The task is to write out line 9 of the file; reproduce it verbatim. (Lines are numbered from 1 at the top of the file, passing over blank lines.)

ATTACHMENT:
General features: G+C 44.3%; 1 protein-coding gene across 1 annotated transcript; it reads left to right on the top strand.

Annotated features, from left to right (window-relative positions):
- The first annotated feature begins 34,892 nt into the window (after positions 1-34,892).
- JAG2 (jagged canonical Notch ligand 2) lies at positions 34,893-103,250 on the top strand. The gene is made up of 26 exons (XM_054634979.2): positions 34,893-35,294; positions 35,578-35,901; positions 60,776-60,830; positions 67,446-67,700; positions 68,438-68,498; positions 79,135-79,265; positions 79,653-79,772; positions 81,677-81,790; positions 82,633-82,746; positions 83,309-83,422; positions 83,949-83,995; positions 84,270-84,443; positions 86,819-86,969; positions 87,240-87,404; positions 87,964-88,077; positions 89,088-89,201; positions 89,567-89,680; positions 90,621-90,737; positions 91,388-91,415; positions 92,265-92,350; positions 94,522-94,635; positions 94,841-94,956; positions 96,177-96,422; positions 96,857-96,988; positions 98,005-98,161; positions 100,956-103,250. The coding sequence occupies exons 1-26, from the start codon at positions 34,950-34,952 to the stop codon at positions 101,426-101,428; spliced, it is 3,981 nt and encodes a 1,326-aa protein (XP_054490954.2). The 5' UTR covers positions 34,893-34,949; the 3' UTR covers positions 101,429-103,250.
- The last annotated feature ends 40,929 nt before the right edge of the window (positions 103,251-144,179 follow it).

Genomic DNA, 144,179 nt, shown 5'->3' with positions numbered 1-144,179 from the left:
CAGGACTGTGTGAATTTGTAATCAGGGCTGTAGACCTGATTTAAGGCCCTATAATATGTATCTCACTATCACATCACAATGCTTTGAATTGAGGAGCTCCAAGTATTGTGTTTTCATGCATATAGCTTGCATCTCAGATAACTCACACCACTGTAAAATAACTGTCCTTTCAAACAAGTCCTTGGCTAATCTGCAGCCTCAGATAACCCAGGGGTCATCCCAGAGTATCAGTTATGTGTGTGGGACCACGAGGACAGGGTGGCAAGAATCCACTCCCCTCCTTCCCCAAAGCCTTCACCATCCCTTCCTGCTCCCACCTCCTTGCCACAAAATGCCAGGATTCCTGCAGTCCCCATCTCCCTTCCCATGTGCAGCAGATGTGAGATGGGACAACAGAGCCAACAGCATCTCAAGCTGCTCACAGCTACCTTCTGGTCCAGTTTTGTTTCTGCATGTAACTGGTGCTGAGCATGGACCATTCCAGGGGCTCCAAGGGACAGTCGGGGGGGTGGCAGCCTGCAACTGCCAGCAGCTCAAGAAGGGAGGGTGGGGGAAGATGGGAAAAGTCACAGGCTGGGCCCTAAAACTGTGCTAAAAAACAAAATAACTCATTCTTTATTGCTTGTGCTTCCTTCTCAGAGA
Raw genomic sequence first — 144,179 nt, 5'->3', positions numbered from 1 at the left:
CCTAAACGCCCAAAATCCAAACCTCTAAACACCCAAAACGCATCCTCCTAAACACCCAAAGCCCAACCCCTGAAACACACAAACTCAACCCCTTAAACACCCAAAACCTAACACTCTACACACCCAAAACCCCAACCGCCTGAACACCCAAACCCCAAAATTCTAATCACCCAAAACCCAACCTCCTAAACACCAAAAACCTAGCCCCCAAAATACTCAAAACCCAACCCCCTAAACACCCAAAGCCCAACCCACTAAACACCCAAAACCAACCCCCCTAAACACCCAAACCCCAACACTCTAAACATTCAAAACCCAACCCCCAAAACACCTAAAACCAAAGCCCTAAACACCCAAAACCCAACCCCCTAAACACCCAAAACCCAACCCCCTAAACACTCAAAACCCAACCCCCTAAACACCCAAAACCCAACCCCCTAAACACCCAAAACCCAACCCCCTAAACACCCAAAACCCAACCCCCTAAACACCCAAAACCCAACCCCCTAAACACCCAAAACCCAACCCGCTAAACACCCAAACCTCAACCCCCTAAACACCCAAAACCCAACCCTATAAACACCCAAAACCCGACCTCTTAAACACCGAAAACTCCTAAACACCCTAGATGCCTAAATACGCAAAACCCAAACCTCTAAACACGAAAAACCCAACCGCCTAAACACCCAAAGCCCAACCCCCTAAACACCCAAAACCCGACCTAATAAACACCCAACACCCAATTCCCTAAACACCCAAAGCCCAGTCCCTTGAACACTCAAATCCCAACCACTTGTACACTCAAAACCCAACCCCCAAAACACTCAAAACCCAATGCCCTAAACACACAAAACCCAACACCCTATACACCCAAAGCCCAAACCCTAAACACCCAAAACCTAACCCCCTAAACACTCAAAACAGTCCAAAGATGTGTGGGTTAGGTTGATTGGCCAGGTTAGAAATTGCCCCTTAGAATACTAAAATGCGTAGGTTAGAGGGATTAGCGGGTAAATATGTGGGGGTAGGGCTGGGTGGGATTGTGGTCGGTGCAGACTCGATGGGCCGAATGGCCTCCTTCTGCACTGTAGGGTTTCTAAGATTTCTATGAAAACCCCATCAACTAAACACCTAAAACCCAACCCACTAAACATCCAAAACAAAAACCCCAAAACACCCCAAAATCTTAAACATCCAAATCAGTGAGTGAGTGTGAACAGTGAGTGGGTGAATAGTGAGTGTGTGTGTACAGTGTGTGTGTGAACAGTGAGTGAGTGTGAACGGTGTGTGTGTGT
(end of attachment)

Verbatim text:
CCTAAACGCCCAAAATCCAAACCTCTAAACACCCAAAACGCATCCTCCTAAACACCCAAAGCCCAACCCCTGAAACACACAAACTCAACCCCTTAAACACCCAAAACCTAACACTCTACACACCCAAAACCCCAACCGCCTGAACACCCAAACCCCAAAATTCTAATCACCCAAAACCCAACCTCCTAAACACCAAAAACCTAGCCCCCAAAATACTCAAAACCCAACCCCCTAAACACCCAAAGCCCAACCCACTAAACACCCAAAACCAACCCCCCTAAACACCCAAACCCCAACACTCTAAACATTCAAAACCCAACCCCCAAAACACCTAAAACCAAAGCCCTAAACACCCAAAACCCAACCCCCTAAACACCCAAAACCCAACCCCCTAAACACTCAAAACCCAACCCCCTAAACACCCAAAACCCAACCCCCTAAACACCCAAAACCCAACCCCCTAAACACCCAAAACCCAACCCCCTAAACACCCAAAACCCAACCCCCTAAACACCCAAAACCCAACCCGCTAAACACCCAAACCTCAACCCCCTAAACACCCAAAACCCAACCCTATAAACACCCAAAACCCGACCTCTTAAACACCGAAAACTCCTAAACACCCTAGATGCCTAAATACGCAAAACCCAAACCTCTAAACACGAAAAACCCAACCGCCTAAACACCCAAAGCCCAACCCCCTAAACACCCAAAACCCGACCTAATAAACACCCAACACCCAATTCCCTAAACACCCAAAGCCCAGTCCCTTGAACACTCAAATCCCAACCACTTGTACACTCAAAACCCAACCCCCAAAACACTCAAAACCCAATGCCCTAAACACACAAAACCCAACACCCTATACACCCAAAGCCCAAACCCTAAACACCCAAAACCTAACCCCCTAAACACTCAAAACAGTCCAAAGATGTGTGGGTTAGGTTGATTGGCCAGGTTAGAAATTGCCCCTTAGAATACTAAAATGCGTAGGTTAGAGGGATTAGCGGGTAAATATGTGGGGGTAGGGCTGGGTGGGATTGTGGTCGGTGCAGACTCGATGGGCCGAATGGCCTCCTTCTGCACTGTAGGGTTTCTAAGATTTCTATGAAAACCCCATCAACTAAACACCTAAAACCCAACCCACTAAACATCCAAAACAAAAACCCCAAAACACCCCAAAATCTTAAACATCCAAATCAGTGAGTGAGTGTGAACAGTGAGTGGGTGAATAGTGAGTGTGTGTGTACAGTGTGTGTGTGAACAGTGAGTGAGTGTGAACGGTGTGTGTGTGT